The Contractor is a highly recognisable organisation with a series of safeguards to ensure that all its deliveries whether technical or non-technical follow clear steps in terms of Quality Assurance. Any deviation or amendment, as is sometimes required, to take account of local variations is discussed with the local team in charge of the Project from the Client side. Cost and time resources are monitored closely and milestones are set out and followed. Risks identified during the FEED or Concept study phase are expanded and monitored during the detailed design and construction phase. Regular technical review meetings ensure that the project is maintained on track and risks are managed and variations to the original design follow a clear strategy with dialogue between all parties: the client via the Project team, the contractor and any certifying authority that has been appointed to ensure that the delivery is, well, up to standard.
The supply chain of material is monitored closely to ensure that whatever is being used during construction meets all the specifications that have been agreed upon for the integrity of the final product. The financial and engineering resources are managed all along the project lifetime to ensure that any unforeseen requirement is adequately managed and clearly explained. It is rather unsurprising to see that the project is delivered on time and not far from the original budget. The local project team has all along been open with the media and has even been to schools to explain to students the various technical feats that they have achieved whilst delivering the new motorway. The expertise gained within the local project team whether from a project management or engineering aspect is then ready to be rolled out on other projects.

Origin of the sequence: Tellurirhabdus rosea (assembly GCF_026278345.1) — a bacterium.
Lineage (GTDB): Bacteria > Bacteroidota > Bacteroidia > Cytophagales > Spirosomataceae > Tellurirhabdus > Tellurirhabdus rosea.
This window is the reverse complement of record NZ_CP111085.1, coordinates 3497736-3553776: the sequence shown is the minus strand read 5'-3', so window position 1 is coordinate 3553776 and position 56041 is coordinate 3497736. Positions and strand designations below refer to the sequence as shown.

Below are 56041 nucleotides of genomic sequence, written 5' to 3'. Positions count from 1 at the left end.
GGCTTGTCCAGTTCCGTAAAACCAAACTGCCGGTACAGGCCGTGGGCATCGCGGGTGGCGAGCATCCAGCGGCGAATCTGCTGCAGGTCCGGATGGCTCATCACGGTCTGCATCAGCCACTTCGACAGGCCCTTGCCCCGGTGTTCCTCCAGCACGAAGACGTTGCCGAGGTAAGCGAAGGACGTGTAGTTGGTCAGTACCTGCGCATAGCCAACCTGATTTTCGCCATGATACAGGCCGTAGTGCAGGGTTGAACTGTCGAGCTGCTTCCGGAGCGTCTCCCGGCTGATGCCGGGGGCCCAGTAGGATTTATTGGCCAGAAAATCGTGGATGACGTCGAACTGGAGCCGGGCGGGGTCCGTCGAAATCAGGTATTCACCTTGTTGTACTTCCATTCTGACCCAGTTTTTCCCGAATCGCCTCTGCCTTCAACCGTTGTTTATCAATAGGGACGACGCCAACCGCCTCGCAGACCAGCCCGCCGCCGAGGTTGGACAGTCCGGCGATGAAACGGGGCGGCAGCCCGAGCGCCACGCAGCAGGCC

I am certain that almost all Mauritians will plump for scenario B above and would like to see any future infrastructural projects defined within clear guidelines and procedures throughout the various stakeholders of the project whether it is the Client (the government), the main and any sub-contractors, the suppliers and anyone involved in the delivery of the final product. The latter should meet all major international standards which should be clearly defined within the project specifications and managed by the local team appointed to oversee the delivery of the product. It is no use letting the contractor write the technical specifications and ignore risks posed by the local landscape or climate. The local team should be headed by experts who are familiar with the way international guidelines are formulated; only then can local variations be understood and implemented. At every level of the project, regular technical reviews must be held as well as clear milestones defined to monitor progress.
It is commendable to see the term “good governance” being brandished around and it is this very concept that is required to implement such a system as described above. Accountability requires the definition of procedures and guidelines within an organisation such that any major work undertaken on a project is checked and documented at every stage to ensure that the final delivery meets all specifications set out and any flaw in the design can be traced back and rectified. Mauritius deserves to kick the cowboys out into touch and deliver engineering with integrity.